More relevant to Spygate is the admission of Andre Villas-Boas that he was regularly sent by Mourinho to opposition training grounds, often incognito, to suss out team news and tactics for the benefit of Jose’s match preparation. Get that, sent incognito to gather information – what more comprehensive description of spying could there possibly be? But Frank appears to be saying that his former coach Villas-Boas is a big fat liar; “I didn’t know about this and, anyway, it didn’t happen” seems to be the Lampard position.

It’s all most unseemly, and all Lampard appears to be gaining with his protracted whinging is a well-deserved reputation as a petulant ninny. And that’s hardly the kind of image you expect of the manager of a club in the muck and bullets Championship, even if it’s only Derby. But Frank seems intent on stamping his feet and complaining until somebody does something – and with the alleged offenders being perennial establishment targets Leeds United, I suppose that can’t be ruled out. But, in this blogger’s humble if not exactly disinterested opinion, all Lampard is achieving thus far is to cast himself as a petulant and childish fool.

This Championship season to date has been all about Bielsa; with a minimum of recruitment, he has transformed last year’s anonymous also-rans into stylish table toppers – as well as implementing a football ethos throughout the club that has seen both the Under 23s and Under 18s topping their respective leagues as well. If this carries on, it’ll be Marcelo first and the rest nowhere when it comes to Coach of the Year.

And Lampard? Well, we can probably close that book right now. With his desperately pitiful demeanour in defeat, and his sullen insistence on ridiculous excuses straight from the embroidered spy story pages of Girls’ Own, “Lamps” has no real rivals for the title of Whinger of the Season. So smile, Frankie lad – this is one trophy you’ll win easily, even at serial also-rans Derby County.

Leeds Loan Star Brown: Izzy Making the Bench for Stoke Away? – by Rob Atkinson

Given that Leeds United’s loan signing from Chelsea, Izzy Brown, successfully negotiated 90 minutes of a development squad match today, scoring a brace to secure victory, many will be wondering if we might be about – at long, long last – to see the talented midfielder involved at first team level for the Whites.

It’s an intriguing question, especially insofar as next Saturday’s fixture at Stoke is concerned, as Kalvin Philips will be serving the last of a three match ban. Against that, the eleven that started against Derby probably all deserve to retain their places. But the bench for that game was seriously inexperienced – so is that where we could see Izzy Brown starting off on Saturday?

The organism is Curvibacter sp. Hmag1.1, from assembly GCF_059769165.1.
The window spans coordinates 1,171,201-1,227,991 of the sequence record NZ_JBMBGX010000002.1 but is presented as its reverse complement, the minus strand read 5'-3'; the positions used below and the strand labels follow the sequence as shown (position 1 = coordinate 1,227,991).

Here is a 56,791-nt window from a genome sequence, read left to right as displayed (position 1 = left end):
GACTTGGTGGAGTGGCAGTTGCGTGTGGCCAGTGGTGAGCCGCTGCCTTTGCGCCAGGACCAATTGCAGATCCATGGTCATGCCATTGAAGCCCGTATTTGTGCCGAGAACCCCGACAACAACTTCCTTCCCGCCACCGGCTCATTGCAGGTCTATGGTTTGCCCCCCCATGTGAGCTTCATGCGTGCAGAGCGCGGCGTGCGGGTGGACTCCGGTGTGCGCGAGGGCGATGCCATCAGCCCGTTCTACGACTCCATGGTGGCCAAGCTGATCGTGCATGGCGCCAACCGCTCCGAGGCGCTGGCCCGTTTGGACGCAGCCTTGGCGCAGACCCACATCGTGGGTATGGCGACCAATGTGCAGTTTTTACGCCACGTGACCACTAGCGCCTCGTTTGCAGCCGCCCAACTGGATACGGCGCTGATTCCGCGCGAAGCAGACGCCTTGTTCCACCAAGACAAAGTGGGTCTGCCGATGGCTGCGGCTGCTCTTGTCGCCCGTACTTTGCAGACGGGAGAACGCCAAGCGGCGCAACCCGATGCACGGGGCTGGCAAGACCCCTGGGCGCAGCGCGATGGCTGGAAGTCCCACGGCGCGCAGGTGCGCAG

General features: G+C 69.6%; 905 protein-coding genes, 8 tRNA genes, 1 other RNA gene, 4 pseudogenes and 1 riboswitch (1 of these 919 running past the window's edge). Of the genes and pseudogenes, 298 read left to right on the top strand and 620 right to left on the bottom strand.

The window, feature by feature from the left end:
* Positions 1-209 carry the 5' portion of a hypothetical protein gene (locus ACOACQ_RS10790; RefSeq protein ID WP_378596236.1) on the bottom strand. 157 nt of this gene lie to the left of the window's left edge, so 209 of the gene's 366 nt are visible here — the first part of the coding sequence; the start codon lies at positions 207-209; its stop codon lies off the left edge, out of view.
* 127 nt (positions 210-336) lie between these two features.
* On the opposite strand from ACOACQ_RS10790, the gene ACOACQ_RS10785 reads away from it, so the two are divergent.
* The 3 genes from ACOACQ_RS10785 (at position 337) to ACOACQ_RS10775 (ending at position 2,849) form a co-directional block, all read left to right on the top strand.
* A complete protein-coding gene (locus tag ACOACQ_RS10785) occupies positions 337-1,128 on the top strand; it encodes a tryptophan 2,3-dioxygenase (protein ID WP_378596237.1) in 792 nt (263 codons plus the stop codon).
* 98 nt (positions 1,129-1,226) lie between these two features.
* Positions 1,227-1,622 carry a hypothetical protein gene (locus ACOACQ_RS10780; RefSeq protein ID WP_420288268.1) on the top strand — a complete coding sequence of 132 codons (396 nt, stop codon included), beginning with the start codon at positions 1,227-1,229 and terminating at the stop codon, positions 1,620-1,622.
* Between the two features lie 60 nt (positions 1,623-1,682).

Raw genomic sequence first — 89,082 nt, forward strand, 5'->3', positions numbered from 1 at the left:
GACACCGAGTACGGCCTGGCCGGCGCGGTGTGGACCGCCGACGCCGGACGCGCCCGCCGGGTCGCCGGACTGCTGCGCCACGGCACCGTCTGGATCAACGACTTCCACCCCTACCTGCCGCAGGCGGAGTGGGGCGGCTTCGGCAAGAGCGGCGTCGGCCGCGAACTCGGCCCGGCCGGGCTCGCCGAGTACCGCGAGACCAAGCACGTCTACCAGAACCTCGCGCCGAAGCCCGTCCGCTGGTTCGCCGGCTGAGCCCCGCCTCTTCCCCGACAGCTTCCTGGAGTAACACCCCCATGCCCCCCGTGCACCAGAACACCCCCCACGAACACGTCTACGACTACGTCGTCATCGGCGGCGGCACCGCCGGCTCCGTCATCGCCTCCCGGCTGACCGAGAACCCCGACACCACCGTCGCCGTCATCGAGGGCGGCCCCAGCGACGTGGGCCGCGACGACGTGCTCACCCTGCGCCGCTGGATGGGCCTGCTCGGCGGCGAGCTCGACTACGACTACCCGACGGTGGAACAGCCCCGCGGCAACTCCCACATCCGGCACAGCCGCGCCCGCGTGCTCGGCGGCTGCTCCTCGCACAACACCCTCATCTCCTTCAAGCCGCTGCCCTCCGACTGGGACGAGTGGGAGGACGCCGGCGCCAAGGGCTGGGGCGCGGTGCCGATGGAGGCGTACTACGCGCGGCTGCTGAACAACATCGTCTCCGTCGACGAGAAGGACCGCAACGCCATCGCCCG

My guess would be that, given Brown’s own “almost there” verdict after his second string appearance today, it’s reasonably likely that the lively midfielder will be involved at least as a sub against Stoke. And that would provide a great new option for Marcelo Bielsa, depending on how that game is going.

Brown’s imminent first team availability is well timed, with the second half of the season well under way, and the prospect of other returnees such as Bamford, Dallas, Douglas and Berardi perhaps a little further down the line. The received wisdom amongst United fans is that squad reinforcements are urgently needed – and yet the squad has coped magnificently with the rigours of the campaign so far. The appearance of Izzy on the bench at Stoke could herald the spectacle of a United squad pulsing with strength in depth for what will hopefully be a run-in to the Championship Title and automatic promotion.

Fingers crossed, whatever happens with Izzy Brown next weekend, for another three points at Stoke City. But, however that goes, the return of a few injured stars as well as the fresh dimension offered by Brown and the likes of emerging talents Shackleton and Clarke surely bodes well for the immediate future of Leeds United.

Football League to Impose 200 Mile Exclusion Zone for Argentines Around Leeds Training Ground – by Rob Atkinson

Bielsa – exclusion zone imposed

The Football League is to take a leaf out of the MoD Falklands tactical war book circa 1982 in a bid to find an appropriate sanction for the Leeds United boss Marcelo Bielsa, who has been found guilty of doing what everyone else in the game has been doing for years now.

In a move to be codenamed Operation Belgrano, Bielsa will be torpedoed and sunk if he is found to have strayed within 200 miles of United’s training complex at Thorp Arch. The decision has been warmly received among the has-been element of English football punditry, with a Mr S. Collymore taking a break from his latest anger management course to comment “Gotcha!” in an irritating Midlands accent.

The decision also affects the ability of United’s manager to be present at any of their games inside the exclusion zone, including of course the Elland Road stadium. Instead, Bielsa will control team matters remotely via a video link to be set up on an upturned bucket in the Leeds technical area.